Journal article Open Access

Enzyme engineering: Reaching the maximal catalytic efficiency peak

Moshe Goldsmith; Dan S. Tawfik

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<oai_dc:dc xmlns:dc="" xmlns:oai_dc="" xmlns:xsi="" xsi:schemaLocation="">
  <dc:creator>Moshe Goldsmith</dc:creator>
  <dc:creator>Dan S. Tawfik</dc:creator>
  <dc:description>The practical need for highly efficient enzymes presents new challenges in enzyme engineering, in particular, the need to improve catalytic turnover (kcat) or efficiency (kcat/KM) by several orders of magnitude. However, optimizing catalysis demands navigation through complex and rugged fitness landscapes, with optimization trajectories often leading to strong diminishing returns and dead-ends. When no further improvements are observed in library screens or selections, it remains unclear whether the maximal catalytic efficiency of the enzyme (the catalytic 'fitness peak') has been reached; or perhaps, an alternative combination of mutations exists that could yield additional improvements. Here, we discuss fundamental aspects of the process of catalytic optimization, and offer practical solutions with respect to overcoming optimization plateaus.</dc:description>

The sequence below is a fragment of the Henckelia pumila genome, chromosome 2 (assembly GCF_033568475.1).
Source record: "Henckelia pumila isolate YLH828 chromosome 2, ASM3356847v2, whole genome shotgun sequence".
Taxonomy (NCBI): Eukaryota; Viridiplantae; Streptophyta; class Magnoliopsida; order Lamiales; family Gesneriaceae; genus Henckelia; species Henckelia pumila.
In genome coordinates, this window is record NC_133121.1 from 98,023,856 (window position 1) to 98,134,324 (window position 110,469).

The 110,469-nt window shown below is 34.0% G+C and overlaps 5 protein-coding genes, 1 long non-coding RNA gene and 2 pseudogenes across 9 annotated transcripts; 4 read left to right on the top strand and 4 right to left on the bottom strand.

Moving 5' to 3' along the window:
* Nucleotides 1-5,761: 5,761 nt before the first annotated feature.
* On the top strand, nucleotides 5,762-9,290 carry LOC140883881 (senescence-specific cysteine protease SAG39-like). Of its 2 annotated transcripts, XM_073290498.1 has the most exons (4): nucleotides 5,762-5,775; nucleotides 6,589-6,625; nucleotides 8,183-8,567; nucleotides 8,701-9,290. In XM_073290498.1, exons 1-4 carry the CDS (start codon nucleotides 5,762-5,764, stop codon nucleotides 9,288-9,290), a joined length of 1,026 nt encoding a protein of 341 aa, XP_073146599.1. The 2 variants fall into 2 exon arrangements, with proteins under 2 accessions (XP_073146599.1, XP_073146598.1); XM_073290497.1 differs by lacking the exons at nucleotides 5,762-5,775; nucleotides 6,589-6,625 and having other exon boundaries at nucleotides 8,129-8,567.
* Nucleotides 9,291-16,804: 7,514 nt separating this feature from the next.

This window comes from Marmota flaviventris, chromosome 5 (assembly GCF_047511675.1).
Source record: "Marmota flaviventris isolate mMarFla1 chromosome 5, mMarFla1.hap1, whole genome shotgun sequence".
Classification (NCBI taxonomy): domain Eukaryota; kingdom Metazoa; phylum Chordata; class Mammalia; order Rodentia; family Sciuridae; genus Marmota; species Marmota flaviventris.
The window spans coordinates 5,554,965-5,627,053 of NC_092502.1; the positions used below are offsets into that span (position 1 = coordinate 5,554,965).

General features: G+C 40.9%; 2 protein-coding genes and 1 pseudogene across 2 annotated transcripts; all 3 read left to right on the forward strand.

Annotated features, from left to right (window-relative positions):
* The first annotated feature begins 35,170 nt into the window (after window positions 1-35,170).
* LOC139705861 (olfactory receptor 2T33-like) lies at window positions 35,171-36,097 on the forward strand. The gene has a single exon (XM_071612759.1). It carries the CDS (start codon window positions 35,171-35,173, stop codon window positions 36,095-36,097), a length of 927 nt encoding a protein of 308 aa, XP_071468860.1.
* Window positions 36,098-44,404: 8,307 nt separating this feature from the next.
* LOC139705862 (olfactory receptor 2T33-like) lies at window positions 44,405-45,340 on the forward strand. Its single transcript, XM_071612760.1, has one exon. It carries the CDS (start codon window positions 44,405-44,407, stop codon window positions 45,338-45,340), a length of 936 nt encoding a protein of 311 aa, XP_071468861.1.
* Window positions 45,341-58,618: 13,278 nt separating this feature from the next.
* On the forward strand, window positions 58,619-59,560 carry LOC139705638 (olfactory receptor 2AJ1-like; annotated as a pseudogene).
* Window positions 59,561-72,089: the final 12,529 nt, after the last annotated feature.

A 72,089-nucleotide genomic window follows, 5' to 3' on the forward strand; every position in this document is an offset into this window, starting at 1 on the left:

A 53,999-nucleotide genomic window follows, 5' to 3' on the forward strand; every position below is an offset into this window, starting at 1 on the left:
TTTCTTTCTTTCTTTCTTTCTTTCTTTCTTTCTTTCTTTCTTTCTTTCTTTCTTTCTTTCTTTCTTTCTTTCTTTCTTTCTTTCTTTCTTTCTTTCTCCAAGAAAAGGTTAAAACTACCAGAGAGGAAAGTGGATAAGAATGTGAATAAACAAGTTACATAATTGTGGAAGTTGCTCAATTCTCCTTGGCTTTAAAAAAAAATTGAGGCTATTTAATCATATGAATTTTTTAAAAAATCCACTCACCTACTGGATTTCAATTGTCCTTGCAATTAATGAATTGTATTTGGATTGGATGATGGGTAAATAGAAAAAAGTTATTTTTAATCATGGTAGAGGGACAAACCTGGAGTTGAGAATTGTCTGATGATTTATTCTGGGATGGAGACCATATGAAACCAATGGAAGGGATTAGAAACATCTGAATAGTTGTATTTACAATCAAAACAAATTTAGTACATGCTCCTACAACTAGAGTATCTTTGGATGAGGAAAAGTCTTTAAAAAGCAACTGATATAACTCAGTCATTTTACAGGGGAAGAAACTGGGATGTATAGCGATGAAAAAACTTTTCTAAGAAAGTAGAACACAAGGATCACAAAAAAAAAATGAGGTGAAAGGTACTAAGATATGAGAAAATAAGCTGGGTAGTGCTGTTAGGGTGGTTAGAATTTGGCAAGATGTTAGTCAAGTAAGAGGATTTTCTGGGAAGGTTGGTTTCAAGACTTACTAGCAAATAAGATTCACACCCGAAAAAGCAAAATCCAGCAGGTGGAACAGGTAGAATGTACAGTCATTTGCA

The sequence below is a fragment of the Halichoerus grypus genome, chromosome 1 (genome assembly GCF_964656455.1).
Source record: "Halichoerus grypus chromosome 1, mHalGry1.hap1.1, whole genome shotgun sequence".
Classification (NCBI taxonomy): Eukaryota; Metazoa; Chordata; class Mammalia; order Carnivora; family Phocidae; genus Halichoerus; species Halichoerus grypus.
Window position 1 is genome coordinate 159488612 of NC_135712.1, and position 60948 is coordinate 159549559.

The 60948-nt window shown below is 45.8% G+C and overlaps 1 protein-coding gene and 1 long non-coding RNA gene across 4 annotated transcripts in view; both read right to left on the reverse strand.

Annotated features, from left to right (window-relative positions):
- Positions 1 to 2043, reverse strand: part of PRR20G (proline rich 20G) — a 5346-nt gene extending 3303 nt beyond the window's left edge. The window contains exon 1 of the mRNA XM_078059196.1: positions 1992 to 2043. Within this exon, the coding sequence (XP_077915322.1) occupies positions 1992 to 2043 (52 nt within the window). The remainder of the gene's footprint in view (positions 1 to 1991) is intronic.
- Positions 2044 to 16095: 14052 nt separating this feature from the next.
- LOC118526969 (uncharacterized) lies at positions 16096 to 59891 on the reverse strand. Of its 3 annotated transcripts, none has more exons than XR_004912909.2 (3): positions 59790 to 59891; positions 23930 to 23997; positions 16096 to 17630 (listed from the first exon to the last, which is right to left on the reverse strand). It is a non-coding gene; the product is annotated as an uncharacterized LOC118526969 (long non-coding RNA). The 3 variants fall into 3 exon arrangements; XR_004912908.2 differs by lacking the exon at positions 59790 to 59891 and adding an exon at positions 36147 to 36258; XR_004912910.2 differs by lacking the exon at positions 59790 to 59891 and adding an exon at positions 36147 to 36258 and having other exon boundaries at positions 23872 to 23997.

<dc:source>Current Opinion in Structural Biology 47 140-150</dc:source>
  <dc:subject>optimization plateaus</dc:subject>
  <dc:subject>catalytic efficiency</dc:subject>
  <dc:title>Enzyme engineering: Reaching the maximal catalytic efficiency peak</dc:title>
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